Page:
There were complications: Mr Dennard withdrew a first complaint against Mr Mire in April 2010 as a condition of settling a dispute. Then he made another in 2012, only to discover that the first one had, in fact, been passed to the silent JCIO.
A “breakdown in communications between the RTPS and the JCIO concerning the investigation of the complaints made against Mr Mire certainly contributed to the overall delay in the matter.”
And the RTPS would do nothing on its own initiative.
Sir John writes:
“I can see why the Acting President of the Southern RTPS [to whom the issue was referred] considered handing the whole matter to the JCIO. It involved a serious issue that meant that Mr Mire was liable to be removed from office, and a similar matter had been dealt with in this manner.
“However, this did not absolve him from at least conducting an initial investigation and obtaining Mr Mire’s comments.”
When the property tribunal service passed the complaints to the JCIO it emerged that there were 11 complainants in the Mire inquiry. It created a review body to hear the case from October 2012.
Three meetings were held and Mr Mire gave oral evidence.
In May 2013 the review body recommended that Mr Mire be removed from his judicial appointment, but he resigned on July 16.
None of this was made public. The frustrations of Mr Dennard at this time were palpable, nor could LKP obtain a comprehensible statement on what was happening from the JCIO.
After three and a half years, Mr Dennard finally got the public statement that he had waited for on November 15 2013 when the Lord Chancellor and the Lord Chief Justice stated that Mr Mire’s conduct was “sufficiently serious to justify his removal from office”.
It is a depressing side-issue of this case that the crucial public statement was made after Sir Peter Bottomley raised the Mire issue in parliamentary questions.
The JCIO has undertaken to improve complaints procedures and will rule on cases even where there is a resignation.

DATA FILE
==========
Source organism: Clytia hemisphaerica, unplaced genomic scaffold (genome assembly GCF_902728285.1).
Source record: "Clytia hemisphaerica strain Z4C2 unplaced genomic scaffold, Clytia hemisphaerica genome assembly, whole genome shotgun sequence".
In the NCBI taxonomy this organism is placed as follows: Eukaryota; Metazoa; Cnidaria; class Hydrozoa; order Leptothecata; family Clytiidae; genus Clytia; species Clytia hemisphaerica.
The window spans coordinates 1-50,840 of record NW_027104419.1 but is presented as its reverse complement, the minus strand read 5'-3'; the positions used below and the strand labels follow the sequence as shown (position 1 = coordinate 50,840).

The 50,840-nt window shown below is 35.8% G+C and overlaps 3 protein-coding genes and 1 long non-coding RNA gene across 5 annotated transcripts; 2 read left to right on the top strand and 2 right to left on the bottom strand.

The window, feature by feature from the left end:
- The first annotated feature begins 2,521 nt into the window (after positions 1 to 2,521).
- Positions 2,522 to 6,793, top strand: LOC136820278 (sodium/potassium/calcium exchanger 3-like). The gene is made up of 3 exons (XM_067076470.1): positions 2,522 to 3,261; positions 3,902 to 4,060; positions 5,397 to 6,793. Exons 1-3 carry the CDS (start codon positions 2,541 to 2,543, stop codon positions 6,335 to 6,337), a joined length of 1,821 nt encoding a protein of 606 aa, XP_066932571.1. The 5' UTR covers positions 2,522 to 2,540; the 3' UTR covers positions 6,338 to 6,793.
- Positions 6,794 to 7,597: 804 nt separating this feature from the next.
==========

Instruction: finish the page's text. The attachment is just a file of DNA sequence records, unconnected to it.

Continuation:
In his report, Sir John Brigstocke repeats for a second time that he did not uphold “Mr Dennard’s concerns that the senior president failed to instigate an investigation into Mr Mire’s appointment or into the allegations of a conflict of interest and lack of impartiality arising from Mr Mire’s appointment”.
All leaseholders should applaud the determination of Colin Dennard to push this issue to an outcome in the face of complacent and uninterested judicial authorities.
It is, in fact, a public humiliation for all involved.
An ordinary leaseholder felt that something was not right about the suitability of Mr Mire to hold a judicial appointment, and that was found to be correct.
The RPTS, headed by Siobhan McGrath, had years to address this issue. It did not even consider “conducting an initial investigation and obtaining Mr Mire’s comments”, according to the ombudsman.
It limited itself to passing everything on to the JCIO.
The delays and ineptitude of that office are made clear in Sir John Brigstocke’s report.
LKP had direct experience of the incomprehensible statements on the Mire case from the JCIO. It is to be hoped that that organisation now makes its review body’s rulings public and open as a matter of course.
The wheels of the judicial bureaucracy should not have been so rusty. A complainant less determined than Colin Dennard would have given up years ago. He was, indeed, a victim of maladministration.
It required a considerable degree of push – with Sir Peter Bottomley firing off parliamentary questions and using his weight behind the scenes – finally to lay this matter to rest.
Sir John Brigstocke’s ruling can be read here. (A leaseholder’s name has been redacted by LKP at her request)